In some circumstances I've been using a form of choice over the first uncountable ordinal knowing a priori that only a countable number of choices were going to be made (without any a priori upper bound). I would like to know whether I was using the classical dependent choice or something stronger and in case how much stronger.

I think the argument that I have in mind is better explained with an example and the best that I know is a proof of Ekeland's variation principle.

Such principle establishes the existence of `almost mininizers' of a function on a non-compact, but complete, metric space. Let me give a - somehow suboptimal - formulation of the result:

**Theorem** Let $(X,d)$ be a complete metric space and $f:X\to[0,+\infty)$ lower semicontinuous (one can assume $f$ to be continuous if he wishes). Let $\epsilon>0$. Then there exists a point $x\in X$ such that $f(x)\leq\inf f+\epsilon$ and satisfying
$$
f(y)\geq f(x)-\epsilon d(x,y)\qquad\forall y\in X.
$$

Thus if we could choose $\epsilon=0$ the theorem would provide the existence of a minimum for $f$, so that the requirement $\epsilon>0$ might be seen as a sort of almost minimization (also known as quasi-minimization in some contexts).

Here is a possible proof of the theorem: Let $\Omega$ be the first uncountable ordinal and let's recursively define a map $\Omega\ni \alpha\to x_\alpha\in X$ as follows. $x_0\in X$ is taken arbitrarily such that $f(x_0)<\inf f+\epsilon$. If $x_\alpha$ has already been defined, we define $x_{\alpha+1}$ as follows: if $x_{\alpha}$ satisfies the conclusion of the theorem, we put $x_{\alpha+1}:=x_{\alpha}$. Otherwise the set of $y$'s such that $$ f(y)< f(x_{\alpha})-\epsilon d(x_{\alpha},y) $$ is not empty: let $x_{\alpha+1}$ be any of these $y$'s. Thus in particular we have $$ \epsilon d(x_\alpha,x_{\alpha+1})<f(x_{\alpha})-f(x_{\alpha+1}).\qquad (1) $$ If $\alpha\in\Omega$ is a limit ordinal we define $$ x_\alpha:=\lim_{\beta\uparrow\alpha}x_\beta. $$ We need to show that this is a good definition, i.e. that the limit exists. Let's examine the case $\alpha=\omega$ at first. Adding up (1) over $\alpha\in\mathbb N$ we see that $$ \epsilon\sum_{n\in\mathbb N} d(x_n,x_{n+1})\leq f(x_0)<\infty $$ and this forces the sequence $(x_n)$ to be Cauchy, so that (since $(X,d)$ is assumed to be complete) $x_\omega$ is well defined. For general limit ordinals $\alpha$ the argument is the same: one has to observe that (1) and transfinite induction show that for $\beta\leq \beta'<\alpha$ it holds $$ \epsilon d(x_\beta,x_{\beta'})<f(x_{\beta})-f(x_{\beta'}) $$ so that one can conclude that the limit of $x_\beta$ exists arguing as before and, for instance, using the fact that any countable ordinal is the limit of an increasing sequence of smaller ordinals.

Hence $x_\alpha$ is now defined for every $\alpha<\Omega$. Let us now look at the map $\alpha\to f(x_\alpha)$. By construction this map is non-increasing: this is trivial for successor ordinals, for limit ones we use the (semi)continuity of $f$. But any monotone map from $\Omega$ to $\mathbb R$ must be eventually constant: in our notation this follows by noticing that the open sets $(f(x_{\alpha}),f(x_{\alpha+1}))$ are all disjoint and thus only a countable number of them can be non-empty.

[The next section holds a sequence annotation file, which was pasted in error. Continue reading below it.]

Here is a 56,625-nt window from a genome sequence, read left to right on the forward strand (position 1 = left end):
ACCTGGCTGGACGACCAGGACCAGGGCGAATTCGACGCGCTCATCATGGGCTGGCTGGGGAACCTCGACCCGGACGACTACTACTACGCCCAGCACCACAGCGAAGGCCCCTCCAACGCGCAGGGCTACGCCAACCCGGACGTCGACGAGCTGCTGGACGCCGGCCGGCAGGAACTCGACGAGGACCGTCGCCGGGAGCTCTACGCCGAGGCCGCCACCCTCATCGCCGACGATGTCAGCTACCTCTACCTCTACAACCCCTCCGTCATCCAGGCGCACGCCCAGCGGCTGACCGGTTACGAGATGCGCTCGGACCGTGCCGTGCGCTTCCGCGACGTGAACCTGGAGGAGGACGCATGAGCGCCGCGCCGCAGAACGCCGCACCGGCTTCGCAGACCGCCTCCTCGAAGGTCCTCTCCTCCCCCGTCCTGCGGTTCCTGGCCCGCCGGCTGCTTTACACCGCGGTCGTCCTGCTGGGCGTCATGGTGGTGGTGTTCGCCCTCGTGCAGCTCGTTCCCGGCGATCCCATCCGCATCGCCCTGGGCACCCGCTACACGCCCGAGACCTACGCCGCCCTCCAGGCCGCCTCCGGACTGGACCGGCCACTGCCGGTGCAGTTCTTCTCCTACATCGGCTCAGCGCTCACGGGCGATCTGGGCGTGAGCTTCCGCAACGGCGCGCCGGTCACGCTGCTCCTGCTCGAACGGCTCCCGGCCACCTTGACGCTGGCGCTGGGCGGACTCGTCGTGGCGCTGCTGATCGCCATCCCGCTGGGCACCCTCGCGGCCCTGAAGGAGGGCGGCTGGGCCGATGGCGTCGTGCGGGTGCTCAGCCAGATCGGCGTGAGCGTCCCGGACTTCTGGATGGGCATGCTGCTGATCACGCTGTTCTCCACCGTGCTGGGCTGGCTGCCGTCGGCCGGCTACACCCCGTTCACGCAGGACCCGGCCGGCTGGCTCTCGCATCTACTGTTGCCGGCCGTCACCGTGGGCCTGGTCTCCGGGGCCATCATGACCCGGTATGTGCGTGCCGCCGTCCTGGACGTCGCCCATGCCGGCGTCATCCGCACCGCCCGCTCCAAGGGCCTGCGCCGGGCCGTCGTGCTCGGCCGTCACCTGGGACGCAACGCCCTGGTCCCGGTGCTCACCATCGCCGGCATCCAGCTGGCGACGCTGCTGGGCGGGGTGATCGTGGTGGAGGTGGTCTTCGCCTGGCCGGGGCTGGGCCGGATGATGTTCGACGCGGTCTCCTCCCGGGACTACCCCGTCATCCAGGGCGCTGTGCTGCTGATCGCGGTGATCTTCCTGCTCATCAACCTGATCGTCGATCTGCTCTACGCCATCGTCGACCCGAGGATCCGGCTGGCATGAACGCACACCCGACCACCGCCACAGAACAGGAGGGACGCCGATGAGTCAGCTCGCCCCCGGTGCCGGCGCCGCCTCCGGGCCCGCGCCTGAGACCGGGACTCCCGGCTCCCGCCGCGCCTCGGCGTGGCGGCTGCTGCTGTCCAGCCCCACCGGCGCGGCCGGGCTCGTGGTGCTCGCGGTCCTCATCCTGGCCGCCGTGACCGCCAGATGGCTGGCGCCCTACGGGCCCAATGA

Hence $\alpha\to f(x_\alpha)$ must be eventually constant and in particular for some $\alpha$ we must have $f(x_\alpha)=f(x_{\alpha+1})$. However, by construction this means that $x_\alpha$ satisfies the conclusion of the theorem, because otherwise (1) forces $f(x_{\alpha+1})<f(x_\alpha)$. Thus the proof is achieved.

Notice that albeit the $x_\alpha$'s are defined over all $\Omega$, in fact only a countable number of choices have been made, because the function $\alpha\to f(x_\alpha)$ is eventually constant.

I would like to know:

a) is this argument using the standard axiom of dependent choice, a different form of countable dependent choice or some uncountable version of it?

b) is the `choice axiom' used in the proof compatible with the measurability of all the subsets of the reals?

Perhaps I should mention that Ekeland's proof of the above theorem relies on the standard dependent choice. The idea is that instead of randomly picking $x_{n+1}$, one chooses one which makes a `sufficiently big step', here is Ekeland's proof:

Pick $x_0\in X$ as above and for given $x_n$ define the closed set $S_n\subset X$ as $$ S_n:=\{y\ : \ f(y)\leq f(x_n)-\epsilon d(x_n,y)\}. $$ Then pick $x_{n+1}\in S_n$ such that $$ f(x_n)-f(x_{n+1})\geq\frac12\big(f(x_n)-\inf_{y\in S_n}f(y)\big)\qquad (2) $$ Then the same arguments previously used ensure that $(x_n)$ is a Cauchy sequence while from the requirement (2) it is easy to see that the limit point fulfills the requirements.

The 'problem' that I have with this argument is that it is `more complicated' (of course this is highly debatable) because it needs the idea of forcing the choice as in (2), rather than simply saying 'if I'm not arrived, I move on'. Beside this particular case, I've found myself using the argument involving ordinals even in situations where I would not know what is the analogue of (2), in particular because there appears to be no function to be almost-minimized. Thus I would like to understand which form of choice I'm using and its relation with other axioms typically related with countable forms of choice.